Thirteen years ago today I became a mother at the age of 26. It is hands down the single-most amazing day of my life, that day I gave birth to my daughter. Not even the recollection of 41 hours in labor and complications can taint the memory of the moment I held my baby girl for the first time and realized that astoundingly deep, special, love that other moms had told me about but that I had never experienced until then. There is no other love in the world like that of a mother and her child.
There are people who tell me to "cut the cord." I want to know why I have to? If my daughter likes to be around me but has a normal social life and friends, why should she not want to turn to me when she needs advice or help or just to snuggle? Why should she not want to be with me when she is somewhere where she does not feel comfortable? Why must a cord be cut at this crucial age when kids get involved with illicit substances, irresponsable peers, boyfriends who may pressure them to have sex and bring unexpected children in to the world only to dash the dreams of two youngsters with a future? Our society has become a bunch of cord-cutters way before the cord should be cut. Drop-outs, teen pregnancies, drug users, absentee parents, permissive parenting, emotionally unavailable parents... these are all good reasons for parents to keep that cord intact until the child indicates he or she is ready to cut loose. When I was a kid it was called "having a strong relationship with your parent."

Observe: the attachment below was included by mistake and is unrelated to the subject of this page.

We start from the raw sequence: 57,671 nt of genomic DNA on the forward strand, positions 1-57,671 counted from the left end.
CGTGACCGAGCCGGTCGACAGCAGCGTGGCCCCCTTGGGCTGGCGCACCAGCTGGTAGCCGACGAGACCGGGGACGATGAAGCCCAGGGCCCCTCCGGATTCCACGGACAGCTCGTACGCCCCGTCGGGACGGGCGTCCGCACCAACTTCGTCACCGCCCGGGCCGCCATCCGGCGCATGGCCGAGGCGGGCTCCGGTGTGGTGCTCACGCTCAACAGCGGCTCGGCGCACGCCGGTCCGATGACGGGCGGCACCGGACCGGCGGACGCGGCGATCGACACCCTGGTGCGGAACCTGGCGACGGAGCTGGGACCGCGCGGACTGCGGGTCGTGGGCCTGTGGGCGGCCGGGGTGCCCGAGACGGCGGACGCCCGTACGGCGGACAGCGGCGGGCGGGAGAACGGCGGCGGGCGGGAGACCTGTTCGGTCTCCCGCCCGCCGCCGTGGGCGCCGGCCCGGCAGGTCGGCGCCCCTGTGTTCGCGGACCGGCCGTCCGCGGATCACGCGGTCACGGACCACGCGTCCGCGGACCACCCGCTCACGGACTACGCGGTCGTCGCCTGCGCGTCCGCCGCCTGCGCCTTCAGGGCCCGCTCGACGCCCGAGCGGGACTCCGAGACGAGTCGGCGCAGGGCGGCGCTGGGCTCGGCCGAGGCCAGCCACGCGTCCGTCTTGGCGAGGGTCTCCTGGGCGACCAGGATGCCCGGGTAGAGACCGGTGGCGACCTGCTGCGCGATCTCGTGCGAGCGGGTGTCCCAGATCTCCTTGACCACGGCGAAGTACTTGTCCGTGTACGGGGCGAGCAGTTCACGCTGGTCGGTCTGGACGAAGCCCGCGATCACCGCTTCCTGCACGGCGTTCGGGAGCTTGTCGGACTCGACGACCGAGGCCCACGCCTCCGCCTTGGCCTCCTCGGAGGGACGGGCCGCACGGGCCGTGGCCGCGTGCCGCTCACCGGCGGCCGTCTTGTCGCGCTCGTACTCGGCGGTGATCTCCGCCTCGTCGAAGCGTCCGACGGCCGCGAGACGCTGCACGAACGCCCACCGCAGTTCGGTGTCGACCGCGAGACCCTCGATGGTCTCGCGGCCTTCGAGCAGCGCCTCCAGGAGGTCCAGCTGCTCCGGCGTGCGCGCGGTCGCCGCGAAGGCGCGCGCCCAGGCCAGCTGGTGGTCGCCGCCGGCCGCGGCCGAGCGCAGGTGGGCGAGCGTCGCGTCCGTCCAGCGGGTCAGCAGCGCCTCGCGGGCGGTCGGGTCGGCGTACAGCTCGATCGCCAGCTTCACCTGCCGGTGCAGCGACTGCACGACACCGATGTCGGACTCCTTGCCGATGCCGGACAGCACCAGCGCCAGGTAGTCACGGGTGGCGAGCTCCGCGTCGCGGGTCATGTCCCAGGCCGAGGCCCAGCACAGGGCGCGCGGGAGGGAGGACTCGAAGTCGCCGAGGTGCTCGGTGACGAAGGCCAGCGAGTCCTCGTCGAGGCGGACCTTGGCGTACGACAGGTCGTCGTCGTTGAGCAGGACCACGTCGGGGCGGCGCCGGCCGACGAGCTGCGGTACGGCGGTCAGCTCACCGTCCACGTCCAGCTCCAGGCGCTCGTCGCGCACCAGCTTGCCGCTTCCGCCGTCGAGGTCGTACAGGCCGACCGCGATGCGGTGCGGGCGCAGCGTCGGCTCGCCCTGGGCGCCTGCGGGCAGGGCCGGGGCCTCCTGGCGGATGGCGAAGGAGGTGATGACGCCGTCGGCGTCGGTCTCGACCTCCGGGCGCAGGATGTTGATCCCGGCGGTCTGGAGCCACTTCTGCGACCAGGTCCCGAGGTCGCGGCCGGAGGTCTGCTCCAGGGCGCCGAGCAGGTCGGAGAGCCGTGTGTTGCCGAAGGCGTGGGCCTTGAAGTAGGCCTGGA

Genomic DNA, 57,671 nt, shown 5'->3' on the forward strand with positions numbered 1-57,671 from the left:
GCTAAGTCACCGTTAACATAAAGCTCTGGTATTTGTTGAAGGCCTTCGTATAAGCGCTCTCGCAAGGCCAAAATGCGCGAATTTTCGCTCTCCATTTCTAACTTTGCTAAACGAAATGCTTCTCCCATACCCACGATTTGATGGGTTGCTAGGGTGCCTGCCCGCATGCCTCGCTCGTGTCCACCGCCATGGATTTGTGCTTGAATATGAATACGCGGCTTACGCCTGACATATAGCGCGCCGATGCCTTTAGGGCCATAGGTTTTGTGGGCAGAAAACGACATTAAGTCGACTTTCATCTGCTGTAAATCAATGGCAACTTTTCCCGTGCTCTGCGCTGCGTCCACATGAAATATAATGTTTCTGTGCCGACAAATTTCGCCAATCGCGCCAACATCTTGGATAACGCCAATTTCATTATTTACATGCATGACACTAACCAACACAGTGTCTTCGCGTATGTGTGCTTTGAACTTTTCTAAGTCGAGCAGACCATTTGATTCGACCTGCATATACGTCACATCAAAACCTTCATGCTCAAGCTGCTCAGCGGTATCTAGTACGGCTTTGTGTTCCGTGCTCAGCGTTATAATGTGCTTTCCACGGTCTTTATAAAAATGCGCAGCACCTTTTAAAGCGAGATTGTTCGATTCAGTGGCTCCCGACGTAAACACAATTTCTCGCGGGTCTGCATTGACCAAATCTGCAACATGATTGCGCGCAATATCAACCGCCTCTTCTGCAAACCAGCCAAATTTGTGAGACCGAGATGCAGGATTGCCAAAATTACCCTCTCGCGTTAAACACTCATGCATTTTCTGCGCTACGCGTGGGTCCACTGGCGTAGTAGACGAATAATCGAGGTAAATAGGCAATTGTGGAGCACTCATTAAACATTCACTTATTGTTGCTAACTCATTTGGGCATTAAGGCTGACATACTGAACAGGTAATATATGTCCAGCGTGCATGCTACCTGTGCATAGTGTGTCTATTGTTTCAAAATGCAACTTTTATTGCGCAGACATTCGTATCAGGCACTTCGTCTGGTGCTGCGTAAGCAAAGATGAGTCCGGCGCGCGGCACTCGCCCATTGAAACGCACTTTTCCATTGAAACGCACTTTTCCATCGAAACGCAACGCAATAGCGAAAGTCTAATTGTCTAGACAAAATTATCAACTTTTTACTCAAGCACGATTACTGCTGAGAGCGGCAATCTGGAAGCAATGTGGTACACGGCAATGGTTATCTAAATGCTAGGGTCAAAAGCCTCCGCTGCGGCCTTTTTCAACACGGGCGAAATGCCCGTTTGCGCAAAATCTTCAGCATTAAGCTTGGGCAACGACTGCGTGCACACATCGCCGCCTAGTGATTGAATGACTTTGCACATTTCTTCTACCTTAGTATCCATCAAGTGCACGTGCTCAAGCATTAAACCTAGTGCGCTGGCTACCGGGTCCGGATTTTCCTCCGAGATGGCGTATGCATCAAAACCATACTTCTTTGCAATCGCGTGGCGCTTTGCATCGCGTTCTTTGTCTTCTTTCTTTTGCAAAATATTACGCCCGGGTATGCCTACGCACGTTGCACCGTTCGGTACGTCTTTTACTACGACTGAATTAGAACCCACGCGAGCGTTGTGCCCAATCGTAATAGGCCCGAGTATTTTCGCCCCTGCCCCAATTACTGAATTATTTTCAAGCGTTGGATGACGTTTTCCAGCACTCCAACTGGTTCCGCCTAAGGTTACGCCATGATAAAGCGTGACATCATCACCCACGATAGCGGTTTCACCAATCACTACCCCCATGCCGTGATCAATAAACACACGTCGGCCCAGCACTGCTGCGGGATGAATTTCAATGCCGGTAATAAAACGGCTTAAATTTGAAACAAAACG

So, today my baby girl becomes a teenager and I find it so hard to come to terms with. Wasn't it just the other day I carried her in the Snugli and danced with her to get her back to sleep at 3:00 AM? Wasn't it just yesterday when she was playing dress-up? Where are the years going? My beautiful little baby is now a beautiful little woman in whom I see many of my own traits- some good and some not so much and so many more that I only wish I possessed. She is artistic, creative and musically talented- playing drums, keyboard and singing soprano in the competitively selected choral group at school. She is sensitive, intuitive and feisty. She is athletic-- playing basketball, soccer and cheerleading all since she was seven years old. She is writing a book, she writes songs and poetry and she loves to learn. While at times her adolescent moods interfere with some (or all) of these activities, I know that they will pass. (They will pass, right?) For the past 3 years, my "little" girl (who is now 5'2") has been setting her alarm to wake up at 5:50 AM, the exact time she was born, in order to wake me up and thank me for giving her life. She then goes back to bed and I fall back to sleep thinking about what a sweet child I have and how lucky I am.
So to the teenager I call "My Pal Al" (after a favorite kids' book of ours) I say
HAPPY 13th BIRTHDAY!!
I love you the whole wide world and the universe!